I agree that players can develop and get better in the NBA, but there are a couple factors to consider why players would stick in college.

    First, there aren’t that many coaches that want to develop players in the league today. NBA coaches have a short life span, so they are constantly in win now mode so they can keep their jobs, and they are not as interested in developing guys. I’m a lakers fan, and I would have loved if D’Antoni spent more time developing devon ebanks and turning him into a rotational player.

    Second, I think people need to understand how confidence plays a role in improving your game. It’s easier for players to expand their games and try things they are uncomfortable with if they are going up against weaker competition. Marcus Smart is dominating college basketball, so he can practice different moves in real game situations. In the NBA, the competition is so tough that many guys will only do the things that they are super comfortable with, so it’s hard to develop those skills for game time. Just something to think about..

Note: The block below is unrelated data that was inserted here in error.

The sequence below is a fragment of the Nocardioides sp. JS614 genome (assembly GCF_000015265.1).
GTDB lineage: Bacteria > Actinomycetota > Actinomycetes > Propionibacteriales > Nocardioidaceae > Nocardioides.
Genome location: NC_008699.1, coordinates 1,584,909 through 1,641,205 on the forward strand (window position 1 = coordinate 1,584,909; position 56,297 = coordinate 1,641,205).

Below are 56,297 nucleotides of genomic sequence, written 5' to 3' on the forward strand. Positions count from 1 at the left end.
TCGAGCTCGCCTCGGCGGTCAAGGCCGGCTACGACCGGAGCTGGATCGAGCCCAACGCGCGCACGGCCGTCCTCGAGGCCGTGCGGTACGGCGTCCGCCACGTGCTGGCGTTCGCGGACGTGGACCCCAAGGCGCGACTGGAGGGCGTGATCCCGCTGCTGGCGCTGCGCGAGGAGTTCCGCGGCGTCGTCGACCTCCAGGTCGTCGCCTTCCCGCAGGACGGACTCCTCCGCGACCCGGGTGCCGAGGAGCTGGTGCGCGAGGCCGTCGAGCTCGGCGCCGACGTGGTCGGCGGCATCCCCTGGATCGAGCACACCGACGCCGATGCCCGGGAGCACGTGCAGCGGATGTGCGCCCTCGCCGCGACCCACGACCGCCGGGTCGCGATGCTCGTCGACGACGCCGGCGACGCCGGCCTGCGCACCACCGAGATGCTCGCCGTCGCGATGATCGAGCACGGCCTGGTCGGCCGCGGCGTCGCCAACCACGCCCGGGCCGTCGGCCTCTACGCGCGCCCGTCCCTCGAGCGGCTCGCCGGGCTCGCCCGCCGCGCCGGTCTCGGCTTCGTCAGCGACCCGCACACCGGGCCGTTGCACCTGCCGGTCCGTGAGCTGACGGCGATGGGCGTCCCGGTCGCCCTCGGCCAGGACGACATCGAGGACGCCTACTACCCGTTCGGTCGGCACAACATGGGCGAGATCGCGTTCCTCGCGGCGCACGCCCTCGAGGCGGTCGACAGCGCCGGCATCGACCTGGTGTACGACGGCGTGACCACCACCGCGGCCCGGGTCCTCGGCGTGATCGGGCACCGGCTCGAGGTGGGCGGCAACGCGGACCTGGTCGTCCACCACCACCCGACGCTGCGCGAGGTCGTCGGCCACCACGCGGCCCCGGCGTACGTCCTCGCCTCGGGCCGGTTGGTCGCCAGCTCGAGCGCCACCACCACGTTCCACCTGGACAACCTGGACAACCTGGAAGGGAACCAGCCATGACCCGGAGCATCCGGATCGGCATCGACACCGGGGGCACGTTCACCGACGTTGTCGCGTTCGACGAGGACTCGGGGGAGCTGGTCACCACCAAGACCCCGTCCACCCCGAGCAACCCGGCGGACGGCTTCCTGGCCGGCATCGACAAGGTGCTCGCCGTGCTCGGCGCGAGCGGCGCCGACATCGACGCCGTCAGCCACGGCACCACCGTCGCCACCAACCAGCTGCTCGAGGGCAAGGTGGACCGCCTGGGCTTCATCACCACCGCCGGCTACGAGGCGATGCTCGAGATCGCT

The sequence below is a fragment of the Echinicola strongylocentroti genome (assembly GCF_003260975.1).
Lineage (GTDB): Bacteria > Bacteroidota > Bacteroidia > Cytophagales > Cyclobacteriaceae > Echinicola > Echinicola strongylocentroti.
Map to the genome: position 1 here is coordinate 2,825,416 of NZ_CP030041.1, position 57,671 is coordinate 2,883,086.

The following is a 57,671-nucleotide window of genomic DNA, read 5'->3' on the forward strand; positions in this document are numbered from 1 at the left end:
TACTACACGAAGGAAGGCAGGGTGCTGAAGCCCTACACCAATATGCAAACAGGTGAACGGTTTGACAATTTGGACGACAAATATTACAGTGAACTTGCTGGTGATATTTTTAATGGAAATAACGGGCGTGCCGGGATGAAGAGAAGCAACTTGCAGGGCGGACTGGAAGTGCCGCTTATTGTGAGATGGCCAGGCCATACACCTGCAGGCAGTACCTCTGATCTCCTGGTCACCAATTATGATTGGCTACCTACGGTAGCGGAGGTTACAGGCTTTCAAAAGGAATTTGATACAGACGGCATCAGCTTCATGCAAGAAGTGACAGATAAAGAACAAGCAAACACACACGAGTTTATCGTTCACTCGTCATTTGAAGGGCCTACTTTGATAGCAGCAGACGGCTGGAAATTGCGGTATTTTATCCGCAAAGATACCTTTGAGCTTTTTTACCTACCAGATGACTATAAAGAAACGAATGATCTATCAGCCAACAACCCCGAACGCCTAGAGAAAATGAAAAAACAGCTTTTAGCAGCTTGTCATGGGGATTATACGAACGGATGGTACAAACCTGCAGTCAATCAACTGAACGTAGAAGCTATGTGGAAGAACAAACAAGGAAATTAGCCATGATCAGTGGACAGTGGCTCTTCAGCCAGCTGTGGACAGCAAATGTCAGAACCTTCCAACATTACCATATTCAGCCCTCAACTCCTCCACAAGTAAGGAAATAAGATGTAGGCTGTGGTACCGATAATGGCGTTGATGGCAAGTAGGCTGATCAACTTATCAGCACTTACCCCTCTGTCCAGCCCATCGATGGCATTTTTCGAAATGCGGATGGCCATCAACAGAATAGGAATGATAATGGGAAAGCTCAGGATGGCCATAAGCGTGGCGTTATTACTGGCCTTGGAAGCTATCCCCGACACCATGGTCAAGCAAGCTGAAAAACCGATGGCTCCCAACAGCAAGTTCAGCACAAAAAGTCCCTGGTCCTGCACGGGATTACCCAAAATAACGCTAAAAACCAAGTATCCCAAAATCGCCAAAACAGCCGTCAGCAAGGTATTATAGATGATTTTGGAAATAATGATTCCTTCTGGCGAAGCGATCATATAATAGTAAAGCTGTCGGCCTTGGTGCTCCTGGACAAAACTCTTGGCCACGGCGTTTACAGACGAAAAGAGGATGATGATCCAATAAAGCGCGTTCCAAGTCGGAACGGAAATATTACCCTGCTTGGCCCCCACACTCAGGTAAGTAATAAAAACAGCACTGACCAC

11. iamhoraceknight - Apr 17, 2013 at 6:09 PM

    @pailihe…. He’s a 6″4 PG who ways 220. He’s a power guard.

    Mr Feldman, this article is part of what’s wrong with the NBA. Smart has great potential but is not ready for the NBA. 90% of the kids that come out are not NBA ready. The media and greedy agents push for these kids to come out early and make millions, but their careers are often short or not as good as it should have been. Smart is going to stay in school and develop his game. There is No guarantee that he will be drafted later next year. People are assuming that all of the Kentucky signees will pan out. ….

    • Kurt Helin - Apr 17, 2013 at 8:13 PM

      I will still argue that you develop your game faster when it’s your full time job and you go against better competition then you do when practice times are limited and you play two games a week against inferior competition.

      Smart gets to make the call that’s best for him, I hope it works out for him. But I never bought the development argument.

      • iamhoraceknight - Apr 22, 2013 at 1:04 PM

        And It’s A Valid Argument, however, most rookies hit that Wall. Most Kids are not ready to go from playing 25-30 games to playing a 82 game NBA season. …

  12. dohoangquan35 - Apr 18, 2013 at 1:41 AM

    how about Damian Lillard?